Cialdini draws on decades of research in experimental, especially social psychology to distill “six fundamental principles of persuasion”. Some of these principles will seem simple and completely obvious at first sight, but looking deeper into them reveals how well they work and why, making the reader more likely to apply already-implicit knowledge.
The first principle is that people are more likely to follow or agree with someone who they like because of some similarity with that person, or due to praise received.
Second, people are more willing to cooperate with those who like them. This can be difficult to put into practice, but most of us have plenty of room to find more things we genuinely like about those we interact with.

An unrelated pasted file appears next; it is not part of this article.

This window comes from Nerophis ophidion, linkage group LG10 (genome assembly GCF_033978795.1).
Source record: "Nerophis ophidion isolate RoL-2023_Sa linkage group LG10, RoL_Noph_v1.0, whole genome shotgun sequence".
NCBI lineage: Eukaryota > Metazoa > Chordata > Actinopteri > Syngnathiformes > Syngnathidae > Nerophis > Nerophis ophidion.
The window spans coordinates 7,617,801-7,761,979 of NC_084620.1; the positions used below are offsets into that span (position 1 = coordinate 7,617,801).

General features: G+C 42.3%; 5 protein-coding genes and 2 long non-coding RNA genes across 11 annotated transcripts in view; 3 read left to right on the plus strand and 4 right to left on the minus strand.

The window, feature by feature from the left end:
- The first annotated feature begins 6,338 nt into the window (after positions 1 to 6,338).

Third, experiments have confirmed our intuitive views that people tend to treat each other the same way they are treated. Therefore, doing someone a favor before seeking one can be both ethical and effective.
Fourth, people are more likely to keep promises they make voluntarily and explicitly. So, get commitments in writing (and preferably publicly). Fifth, people do defer to experts, but do not assume that your expertise is fully known or appreciated.
Finally, people want more of something that they believe is scarce, so exclusive information is more persuasive (and valuable) than widely available information. These principles are clearly illustrated by studies and cases, providing the reader with effective tools for strengthening leadership with better persuasion skills.